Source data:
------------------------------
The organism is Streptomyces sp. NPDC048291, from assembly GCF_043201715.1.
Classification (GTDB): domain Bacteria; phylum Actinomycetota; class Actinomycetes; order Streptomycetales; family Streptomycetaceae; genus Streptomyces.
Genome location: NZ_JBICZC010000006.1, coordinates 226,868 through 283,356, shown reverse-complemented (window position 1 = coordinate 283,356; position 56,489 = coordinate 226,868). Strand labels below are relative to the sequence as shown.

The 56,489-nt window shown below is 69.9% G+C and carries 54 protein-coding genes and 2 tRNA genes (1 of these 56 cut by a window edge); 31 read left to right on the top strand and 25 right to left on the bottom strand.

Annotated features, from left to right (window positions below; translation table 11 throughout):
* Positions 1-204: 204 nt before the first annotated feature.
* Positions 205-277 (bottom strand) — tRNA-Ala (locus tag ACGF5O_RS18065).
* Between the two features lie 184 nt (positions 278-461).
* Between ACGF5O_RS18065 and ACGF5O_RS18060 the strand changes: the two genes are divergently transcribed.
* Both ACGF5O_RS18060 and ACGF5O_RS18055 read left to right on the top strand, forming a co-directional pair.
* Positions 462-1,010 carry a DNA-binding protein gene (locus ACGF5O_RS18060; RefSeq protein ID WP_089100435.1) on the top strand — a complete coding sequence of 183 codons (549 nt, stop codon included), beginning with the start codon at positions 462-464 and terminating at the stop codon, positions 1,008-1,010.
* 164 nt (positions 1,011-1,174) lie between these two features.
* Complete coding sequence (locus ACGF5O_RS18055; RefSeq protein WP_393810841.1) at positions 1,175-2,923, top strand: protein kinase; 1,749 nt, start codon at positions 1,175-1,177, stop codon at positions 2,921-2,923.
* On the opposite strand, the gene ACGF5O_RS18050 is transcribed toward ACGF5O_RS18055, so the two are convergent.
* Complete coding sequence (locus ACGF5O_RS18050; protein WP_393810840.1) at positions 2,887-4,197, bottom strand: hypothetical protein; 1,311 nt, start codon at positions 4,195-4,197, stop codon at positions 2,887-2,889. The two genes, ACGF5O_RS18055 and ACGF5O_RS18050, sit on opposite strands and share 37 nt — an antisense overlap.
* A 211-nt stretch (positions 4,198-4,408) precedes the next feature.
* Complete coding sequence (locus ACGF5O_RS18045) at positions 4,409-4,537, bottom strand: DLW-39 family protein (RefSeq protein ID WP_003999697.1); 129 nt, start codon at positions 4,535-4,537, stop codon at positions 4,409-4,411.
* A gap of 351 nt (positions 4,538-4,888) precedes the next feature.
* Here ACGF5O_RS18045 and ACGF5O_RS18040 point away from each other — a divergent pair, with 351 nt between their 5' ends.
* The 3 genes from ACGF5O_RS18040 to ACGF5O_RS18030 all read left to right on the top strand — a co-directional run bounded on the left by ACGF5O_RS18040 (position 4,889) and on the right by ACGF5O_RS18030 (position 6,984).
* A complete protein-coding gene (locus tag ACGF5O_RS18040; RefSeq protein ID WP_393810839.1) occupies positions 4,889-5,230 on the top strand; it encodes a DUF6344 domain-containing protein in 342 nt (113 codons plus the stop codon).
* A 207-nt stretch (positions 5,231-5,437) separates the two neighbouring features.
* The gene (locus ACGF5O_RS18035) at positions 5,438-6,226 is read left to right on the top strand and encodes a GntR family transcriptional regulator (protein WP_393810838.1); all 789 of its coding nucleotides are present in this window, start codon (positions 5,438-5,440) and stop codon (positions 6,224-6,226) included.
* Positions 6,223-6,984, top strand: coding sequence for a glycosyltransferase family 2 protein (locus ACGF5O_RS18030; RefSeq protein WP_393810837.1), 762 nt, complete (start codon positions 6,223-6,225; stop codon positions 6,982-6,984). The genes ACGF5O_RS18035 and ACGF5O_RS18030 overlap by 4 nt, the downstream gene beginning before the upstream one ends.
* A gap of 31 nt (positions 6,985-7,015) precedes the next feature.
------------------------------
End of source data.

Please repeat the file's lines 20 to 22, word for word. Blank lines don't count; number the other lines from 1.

* The 3 genes from ACGF5O_RS18040 to ACGF5O_RS18030 all read left to right on the top strand — a co-directional run bounded on the left by ACGF5O_RS18040 (position 4,889) and on the right by ACGF5O_RS18030 (position 6,984).
* A complete protein-coding gene (locus tag ACGF5O_RS18040; RefSeq protein ID WP_393810839.1) occupies positions 4,889-5,230 on the top strand; it encodes a DUF6344 domain-containing protein in 342 nt (113 codons plus the stop codon).
* A 207-nt stretch (positions 5,231-5,437) separates the two neighbouring features.